Advisors may have been right all along in suggesting the government has simply been too aggressive in its efforts to slow down the real estate market, with growing speculation among economists that the BoC will soon have to fight deflationary trends, in part fueled by idling home sales.
“The inflation right now is very low and it will stay very low in the coming months,” Benoit Duricher, senior economist for Desjardins Group said to the Canadian Press. “So the Bank of Canada should be worried about that.”
That concern was front and centre for industry players expected to parse every word of Wednesday’s BoC rate update. The bank, as expected, held its Overnight rate at 1 per cent, although it lowered its forecast for inflation at the same time suggesting the economy is strengthening.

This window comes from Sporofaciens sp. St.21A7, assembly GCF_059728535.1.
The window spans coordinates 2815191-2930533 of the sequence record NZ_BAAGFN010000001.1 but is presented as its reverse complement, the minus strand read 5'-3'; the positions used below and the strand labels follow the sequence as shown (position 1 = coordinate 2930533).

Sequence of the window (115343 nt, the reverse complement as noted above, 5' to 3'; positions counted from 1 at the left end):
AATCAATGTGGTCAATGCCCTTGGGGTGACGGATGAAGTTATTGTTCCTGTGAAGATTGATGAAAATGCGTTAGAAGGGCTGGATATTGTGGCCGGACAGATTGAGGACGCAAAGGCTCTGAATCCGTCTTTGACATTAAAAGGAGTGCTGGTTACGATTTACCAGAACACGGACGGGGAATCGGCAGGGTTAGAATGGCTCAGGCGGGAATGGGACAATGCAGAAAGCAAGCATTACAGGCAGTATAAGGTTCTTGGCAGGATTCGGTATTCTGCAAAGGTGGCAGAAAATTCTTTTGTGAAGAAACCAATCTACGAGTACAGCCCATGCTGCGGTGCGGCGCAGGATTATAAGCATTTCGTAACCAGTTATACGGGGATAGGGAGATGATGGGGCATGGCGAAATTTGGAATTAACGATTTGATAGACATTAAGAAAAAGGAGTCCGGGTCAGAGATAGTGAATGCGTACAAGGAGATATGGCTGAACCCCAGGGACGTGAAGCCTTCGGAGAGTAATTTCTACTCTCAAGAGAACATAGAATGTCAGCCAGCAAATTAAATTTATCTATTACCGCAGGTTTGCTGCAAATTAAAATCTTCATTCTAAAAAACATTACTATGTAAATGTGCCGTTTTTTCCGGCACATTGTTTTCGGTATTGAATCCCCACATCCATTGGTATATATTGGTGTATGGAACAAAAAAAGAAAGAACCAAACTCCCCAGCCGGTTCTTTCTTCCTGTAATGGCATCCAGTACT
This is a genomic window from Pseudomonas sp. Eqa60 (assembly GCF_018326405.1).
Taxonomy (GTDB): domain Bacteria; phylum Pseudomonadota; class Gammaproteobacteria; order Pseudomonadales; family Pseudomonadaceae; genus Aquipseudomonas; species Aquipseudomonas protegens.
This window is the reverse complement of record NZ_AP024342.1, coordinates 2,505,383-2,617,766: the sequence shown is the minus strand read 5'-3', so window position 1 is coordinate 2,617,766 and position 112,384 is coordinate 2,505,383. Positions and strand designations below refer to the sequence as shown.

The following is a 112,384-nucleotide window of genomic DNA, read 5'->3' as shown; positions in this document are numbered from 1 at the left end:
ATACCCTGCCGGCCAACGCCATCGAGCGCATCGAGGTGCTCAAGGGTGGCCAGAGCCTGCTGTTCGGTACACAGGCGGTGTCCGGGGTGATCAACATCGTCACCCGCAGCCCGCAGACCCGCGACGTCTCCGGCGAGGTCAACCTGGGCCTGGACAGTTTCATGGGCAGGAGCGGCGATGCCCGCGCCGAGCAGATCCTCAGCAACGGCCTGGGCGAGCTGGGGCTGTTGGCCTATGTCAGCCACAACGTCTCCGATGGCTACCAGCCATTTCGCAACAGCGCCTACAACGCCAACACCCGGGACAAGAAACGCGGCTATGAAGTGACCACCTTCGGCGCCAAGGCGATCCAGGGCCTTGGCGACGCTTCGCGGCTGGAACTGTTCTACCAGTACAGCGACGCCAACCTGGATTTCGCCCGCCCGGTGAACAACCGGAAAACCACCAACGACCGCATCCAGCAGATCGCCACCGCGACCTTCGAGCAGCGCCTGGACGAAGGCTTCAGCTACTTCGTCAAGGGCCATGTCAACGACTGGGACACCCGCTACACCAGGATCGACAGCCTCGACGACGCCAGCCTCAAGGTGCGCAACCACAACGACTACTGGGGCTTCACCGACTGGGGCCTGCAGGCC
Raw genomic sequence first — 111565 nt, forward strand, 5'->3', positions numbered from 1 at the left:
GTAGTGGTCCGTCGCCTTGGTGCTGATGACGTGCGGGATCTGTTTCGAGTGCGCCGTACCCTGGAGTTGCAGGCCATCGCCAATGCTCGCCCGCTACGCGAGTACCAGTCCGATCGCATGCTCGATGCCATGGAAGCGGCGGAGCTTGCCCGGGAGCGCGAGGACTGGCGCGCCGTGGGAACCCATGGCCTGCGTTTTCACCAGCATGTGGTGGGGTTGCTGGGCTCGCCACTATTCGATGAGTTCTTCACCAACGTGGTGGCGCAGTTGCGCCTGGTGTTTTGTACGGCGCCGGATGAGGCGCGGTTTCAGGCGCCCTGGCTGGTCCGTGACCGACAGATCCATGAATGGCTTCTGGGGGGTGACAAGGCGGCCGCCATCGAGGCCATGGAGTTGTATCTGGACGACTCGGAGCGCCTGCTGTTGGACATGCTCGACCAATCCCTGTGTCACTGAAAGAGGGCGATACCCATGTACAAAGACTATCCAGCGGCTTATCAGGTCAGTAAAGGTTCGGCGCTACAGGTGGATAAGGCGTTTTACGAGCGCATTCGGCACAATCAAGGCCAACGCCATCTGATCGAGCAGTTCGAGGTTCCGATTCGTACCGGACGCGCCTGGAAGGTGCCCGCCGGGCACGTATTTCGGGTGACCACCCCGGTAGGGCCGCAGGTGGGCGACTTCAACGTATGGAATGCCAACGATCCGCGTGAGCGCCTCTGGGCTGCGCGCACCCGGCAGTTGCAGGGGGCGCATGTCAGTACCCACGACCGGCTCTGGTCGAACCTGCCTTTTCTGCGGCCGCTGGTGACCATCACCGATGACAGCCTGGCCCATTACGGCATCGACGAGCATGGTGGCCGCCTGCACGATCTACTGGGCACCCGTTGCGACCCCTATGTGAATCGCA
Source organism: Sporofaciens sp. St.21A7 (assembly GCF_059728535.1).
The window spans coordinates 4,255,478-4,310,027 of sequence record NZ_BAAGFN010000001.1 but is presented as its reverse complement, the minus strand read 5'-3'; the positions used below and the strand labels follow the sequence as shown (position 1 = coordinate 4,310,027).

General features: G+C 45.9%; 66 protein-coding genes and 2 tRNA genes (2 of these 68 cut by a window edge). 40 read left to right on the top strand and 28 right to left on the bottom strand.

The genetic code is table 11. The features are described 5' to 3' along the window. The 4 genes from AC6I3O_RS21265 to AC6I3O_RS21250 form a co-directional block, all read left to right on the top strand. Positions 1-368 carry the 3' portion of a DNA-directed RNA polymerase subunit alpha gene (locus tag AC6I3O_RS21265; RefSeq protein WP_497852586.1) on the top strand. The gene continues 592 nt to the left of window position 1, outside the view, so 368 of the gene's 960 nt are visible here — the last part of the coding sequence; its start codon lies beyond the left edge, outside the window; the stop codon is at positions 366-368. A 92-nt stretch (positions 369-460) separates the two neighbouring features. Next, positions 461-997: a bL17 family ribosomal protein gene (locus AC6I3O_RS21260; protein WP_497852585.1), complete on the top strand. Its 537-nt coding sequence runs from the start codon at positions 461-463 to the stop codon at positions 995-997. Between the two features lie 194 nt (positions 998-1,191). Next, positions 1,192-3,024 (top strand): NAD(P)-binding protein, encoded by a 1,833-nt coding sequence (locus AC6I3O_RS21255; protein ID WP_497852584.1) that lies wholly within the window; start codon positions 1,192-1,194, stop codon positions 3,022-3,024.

The bank anticipates that economy grew by 1.8 per cent in 2013, but will expand another 2.5 per cent this year.
That may be overly optimistic, say some analysts, given recent comments by the bank’s governor, Stephen Poloz.
“If the U.S. economy is strengthening as we believe, those will be very welcome kinds of market pressures,” Poloz said on CBC’s the Lang and O’Leary Exchange earlier this month. “But it’ll still be up to us what our monitored policy should be, independently of what’s going on in the U.S. and that will depend on where is inflation relative to where we expect it to be. Right now it’s expected to be too low for too long so that’s where we sit.”
Many pundits are pointing to the aggressive measures the federal government has taken to rein in a hot housing market as a main contributor to slower-than-expected inflationary growth, which has been held below the two per cent target for 19 consecutive months.
It remains to be seen if the central bank will lower interest rates in a bid to encourage positive inflation.